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Armlift Surgery

Removing excess skin and fat of the upperm arms for aesthetic and functional benefit

Arm lift surgery tightens the skin of the upper arms by removing skin on the underside of the arms. It’s often combined with liposuction to enable more skin to be removed. It is primarily for patients who have lost weight and have excess skin hanging from their upper arms. It’s also useful for older people whose skin has become lax but haven’t necessarily been overweight. Patients that have excess fat on their arms but not excess skin, may benefit from just liposuction.

The scar runs from the elbow to the armpit and is on the inner aspect of the arm so that the scars are only visible if you raise your arms. Sometimes the scar crosses the armpit if loose skin extends to the chest wall.

Arm lift surgery takes about 3 hours and requires a general anaesthetic. It’s possible for it to be a day case procedure but if it’s combined with another procedure, I recommend at least 1 night stay in hospital. I always use dissolving stitches under the skin so there are no stitches to remove. I routinely use drains (tubes draining blood and fluid that are removed before discharge from hospital) unless the patient requests drain free surgery. You will have dressings and bandages on your arms when you wake up from surgery. These are changed at the end of the first week and I recommend you wear a pressure garment from week 2 to week 6 (these can be purchased online e.g. from Macom – use “Baker” for a 15% discount). Most of the wounds are healed by 2 to 3 weeks but it’s not uncommon for short stretches to take longer to heal. Sometimes the dissolving stitches are slow to dissolve and one or two may need to be removed. Vigorous exercise should be avoided for the first 6 weeks to prevent bleeding, infection, fluid collection and popping stitches. I recommend at least 1 week off work, partly because it will be sore to move your arms but also because you will be taking painkillers and won’t be able to drive. If your work is office based, you might be able to return to work at 2 weeks, but if your work is manual, you will need 2 weeks.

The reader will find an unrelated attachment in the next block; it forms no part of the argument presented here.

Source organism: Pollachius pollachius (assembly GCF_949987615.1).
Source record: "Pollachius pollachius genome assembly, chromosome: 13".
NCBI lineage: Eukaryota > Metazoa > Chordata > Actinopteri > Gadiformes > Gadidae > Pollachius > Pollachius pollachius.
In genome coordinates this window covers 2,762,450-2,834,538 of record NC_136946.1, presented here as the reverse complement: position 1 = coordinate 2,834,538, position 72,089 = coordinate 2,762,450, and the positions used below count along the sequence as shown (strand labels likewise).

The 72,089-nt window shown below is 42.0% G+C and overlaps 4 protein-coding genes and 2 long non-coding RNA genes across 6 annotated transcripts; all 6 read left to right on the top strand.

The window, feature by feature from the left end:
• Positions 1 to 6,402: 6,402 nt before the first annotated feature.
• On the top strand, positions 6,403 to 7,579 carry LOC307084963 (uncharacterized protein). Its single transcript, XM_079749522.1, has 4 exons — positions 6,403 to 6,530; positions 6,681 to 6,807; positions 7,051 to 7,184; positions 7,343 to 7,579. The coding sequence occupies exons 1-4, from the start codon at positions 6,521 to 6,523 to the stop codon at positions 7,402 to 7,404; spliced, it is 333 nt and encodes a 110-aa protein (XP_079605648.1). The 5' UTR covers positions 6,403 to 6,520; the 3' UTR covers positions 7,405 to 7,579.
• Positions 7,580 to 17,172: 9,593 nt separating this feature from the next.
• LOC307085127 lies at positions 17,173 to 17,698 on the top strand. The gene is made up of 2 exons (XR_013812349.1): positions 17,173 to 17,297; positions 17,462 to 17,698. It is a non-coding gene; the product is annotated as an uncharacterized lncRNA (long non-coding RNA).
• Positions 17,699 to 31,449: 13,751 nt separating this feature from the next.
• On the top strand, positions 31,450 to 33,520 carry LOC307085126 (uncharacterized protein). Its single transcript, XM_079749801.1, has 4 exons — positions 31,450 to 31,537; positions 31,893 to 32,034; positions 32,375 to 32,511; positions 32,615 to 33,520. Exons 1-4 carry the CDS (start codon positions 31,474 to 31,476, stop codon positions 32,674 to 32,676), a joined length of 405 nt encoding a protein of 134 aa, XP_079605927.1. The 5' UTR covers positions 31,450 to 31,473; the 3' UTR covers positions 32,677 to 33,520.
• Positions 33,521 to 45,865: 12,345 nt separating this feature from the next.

Most patients are delighted with the outcome of arm lift surgery. It’s important to have realistic expectations. The skin on the inside of the arms will be tightened but the skin on the outside of the arms is unchanged. The sagging skin is removed but the skin that is left behind does not become younger. 50 year old arms do not become 20 year old arms after surgery. You will have to maintain a healthy weight to prevent reaccumulation of fat and excess skin and exercise to maintain tone in the muscles.

 The risks of arm lift surgery are bleeding, infection, delayed healing, fluid collection under the skin (seroma), loss or discolouration of patches of skin, long scars that may widen or thicken and may be unsightly, asymmetry of the volume, shape and scarring of the arms; the scars may cross the armpits and may cause contractures (leading to difficulty raising the arms); bumpiness of the skin, nerve injury causing numbness down the inside of the arm to the forearm or even chronic pain; residual skin laxity, lumps at the end of the scars, change with time or weight change and blood clots in the legs or chest. 

Armlift procedure before and after at 2 months

This patient had lost weight and wanted slimmer arms she could wear comfortably in sleeveless dress.

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Armlift procedure at 2 months

This patient had lost a lot of weight and was fed up with the loose skin of her upper arms as it was interfering with her ability to exercise.

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Armlift procedure at 5 weeks

This patient had lost weight and found the loose skin was uncomfortable.

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Armlifts: Services
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